While the German occupations of France, Poland, and Yugoslavia are well-known, the occupation of Greece is not often discussed. From 1941 until 1945, Greece was occupied by both Italian and German forces following the invasion of the country. The occupying forces committed numerous atrocities. One of the worst, the Holocaust of Kedros, occurred on the island of Crete on August 22nd, 1944.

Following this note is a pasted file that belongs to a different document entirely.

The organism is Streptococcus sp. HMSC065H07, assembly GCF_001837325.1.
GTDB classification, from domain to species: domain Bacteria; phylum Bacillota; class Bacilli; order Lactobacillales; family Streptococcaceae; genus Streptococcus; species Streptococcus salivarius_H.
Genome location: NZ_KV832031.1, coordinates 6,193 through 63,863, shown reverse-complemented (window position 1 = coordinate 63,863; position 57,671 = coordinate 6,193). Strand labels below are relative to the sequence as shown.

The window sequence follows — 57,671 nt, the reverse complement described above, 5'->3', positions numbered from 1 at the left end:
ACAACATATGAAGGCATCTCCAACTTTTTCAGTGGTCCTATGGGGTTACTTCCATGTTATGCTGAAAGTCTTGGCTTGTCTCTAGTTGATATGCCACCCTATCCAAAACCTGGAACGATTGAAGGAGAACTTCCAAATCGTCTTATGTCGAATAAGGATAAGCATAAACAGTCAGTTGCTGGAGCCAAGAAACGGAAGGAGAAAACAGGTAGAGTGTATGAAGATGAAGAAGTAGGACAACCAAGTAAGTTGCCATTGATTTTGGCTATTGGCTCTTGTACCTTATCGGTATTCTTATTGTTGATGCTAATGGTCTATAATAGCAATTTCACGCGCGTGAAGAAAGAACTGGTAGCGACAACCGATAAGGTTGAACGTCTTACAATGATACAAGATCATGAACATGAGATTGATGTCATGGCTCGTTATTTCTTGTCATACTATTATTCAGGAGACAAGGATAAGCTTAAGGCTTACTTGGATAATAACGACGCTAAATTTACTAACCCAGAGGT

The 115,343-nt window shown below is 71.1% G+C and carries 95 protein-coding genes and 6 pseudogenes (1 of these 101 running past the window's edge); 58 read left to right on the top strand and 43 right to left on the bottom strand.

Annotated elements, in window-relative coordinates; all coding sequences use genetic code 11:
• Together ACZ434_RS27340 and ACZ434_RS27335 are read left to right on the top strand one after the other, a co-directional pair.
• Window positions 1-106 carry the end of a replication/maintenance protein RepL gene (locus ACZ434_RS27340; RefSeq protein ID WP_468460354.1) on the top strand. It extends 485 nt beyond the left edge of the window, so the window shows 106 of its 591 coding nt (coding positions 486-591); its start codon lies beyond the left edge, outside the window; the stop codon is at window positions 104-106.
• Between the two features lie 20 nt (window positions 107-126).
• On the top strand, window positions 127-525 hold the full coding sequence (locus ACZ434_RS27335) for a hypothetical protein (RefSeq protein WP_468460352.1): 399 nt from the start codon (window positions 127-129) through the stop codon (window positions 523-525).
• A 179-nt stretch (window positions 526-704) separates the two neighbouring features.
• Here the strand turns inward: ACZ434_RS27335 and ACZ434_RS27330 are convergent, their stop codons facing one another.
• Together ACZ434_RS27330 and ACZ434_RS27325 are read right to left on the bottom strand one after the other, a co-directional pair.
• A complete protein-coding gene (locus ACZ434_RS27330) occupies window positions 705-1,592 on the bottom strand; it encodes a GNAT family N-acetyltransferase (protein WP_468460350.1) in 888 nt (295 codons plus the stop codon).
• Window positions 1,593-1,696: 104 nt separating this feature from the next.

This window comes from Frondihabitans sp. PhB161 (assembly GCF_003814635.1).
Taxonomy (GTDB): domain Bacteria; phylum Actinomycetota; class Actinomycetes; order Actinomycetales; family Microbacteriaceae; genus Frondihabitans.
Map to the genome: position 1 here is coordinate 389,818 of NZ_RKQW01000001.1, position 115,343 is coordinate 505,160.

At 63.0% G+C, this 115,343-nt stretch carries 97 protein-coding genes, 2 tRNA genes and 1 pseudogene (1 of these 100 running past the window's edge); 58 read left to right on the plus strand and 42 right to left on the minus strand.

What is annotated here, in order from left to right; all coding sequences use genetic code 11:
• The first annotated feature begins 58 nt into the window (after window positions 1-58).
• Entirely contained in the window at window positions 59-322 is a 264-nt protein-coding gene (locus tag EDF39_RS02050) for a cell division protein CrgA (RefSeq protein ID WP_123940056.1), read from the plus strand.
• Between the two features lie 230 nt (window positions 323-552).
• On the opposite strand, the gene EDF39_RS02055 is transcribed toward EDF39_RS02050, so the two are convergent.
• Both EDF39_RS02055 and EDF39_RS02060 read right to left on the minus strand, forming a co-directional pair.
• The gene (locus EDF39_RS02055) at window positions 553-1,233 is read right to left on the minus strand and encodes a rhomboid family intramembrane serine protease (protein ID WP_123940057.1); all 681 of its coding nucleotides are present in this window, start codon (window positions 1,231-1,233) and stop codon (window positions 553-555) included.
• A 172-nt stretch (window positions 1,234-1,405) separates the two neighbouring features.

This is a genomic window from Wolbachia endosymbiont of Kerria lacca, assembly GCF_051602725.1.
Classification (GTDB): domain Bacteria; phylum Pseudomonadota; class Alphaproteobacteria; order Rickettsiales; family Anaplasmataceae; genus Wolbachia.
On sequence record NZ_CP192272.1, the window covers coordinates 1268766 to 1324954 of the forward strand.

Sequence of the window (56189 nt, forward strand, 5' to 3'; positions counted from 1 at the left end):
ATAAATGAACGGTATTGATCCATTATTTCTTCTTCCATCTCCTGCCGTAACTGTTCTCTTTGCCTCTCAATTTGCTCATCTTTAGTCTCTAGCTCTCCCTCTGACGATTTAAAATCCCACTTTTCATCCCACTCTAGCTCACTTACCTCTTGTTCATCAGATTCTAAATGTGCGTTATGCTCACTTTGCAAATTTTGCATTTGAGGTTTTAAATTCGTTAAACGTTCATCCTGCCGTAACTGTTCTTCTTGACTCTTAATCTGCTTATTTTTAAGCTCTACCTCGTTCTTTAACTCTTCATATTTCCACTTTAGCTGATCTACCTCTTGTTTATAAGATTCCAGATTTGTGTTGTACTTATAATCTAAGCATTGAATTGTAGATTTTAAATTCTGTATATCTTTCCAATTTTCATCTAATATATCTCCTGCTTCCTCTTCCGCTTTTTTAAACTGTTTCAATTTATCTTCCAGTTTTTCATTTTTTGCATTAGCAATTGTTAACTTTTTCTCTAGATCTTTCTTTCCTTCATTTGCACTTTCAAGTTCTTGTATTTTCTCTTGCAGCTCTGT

Soon after mainland Greece fell, the island of Crete was invaded by German paratroopers and amphibious troops. Although Allied forces were defeated, many remained in the countryside and the island became a hotbed of resistance activity. In the Amari Basin are located the Kedros villages, which during the war sheltered several bands of Commonwealth soldiers. During the summer of 1944 the German occupying forces were preparing to withdraw to the city of Chania as they could no longer maintain any effective control over the countryside. In order to dissuade any resistance attacks against their retreating troops, German commanders decided to attack villages which were known to have sheltered the enemy. So, at dawn on August 22nd, German infantry battalions arrived in the Amari valley and rounded up the populations of the eight Kedros villages. They gathered the locals together and separated those who would be executed. Women were told to gather valuable belongings and the men who were not to be executed were sent to a separate location and held there. After the men and women left, the Germans began shooting those they had selected for execution. When done, they burned the bodies and looted the houses of everything they could find. Then they burned the houses.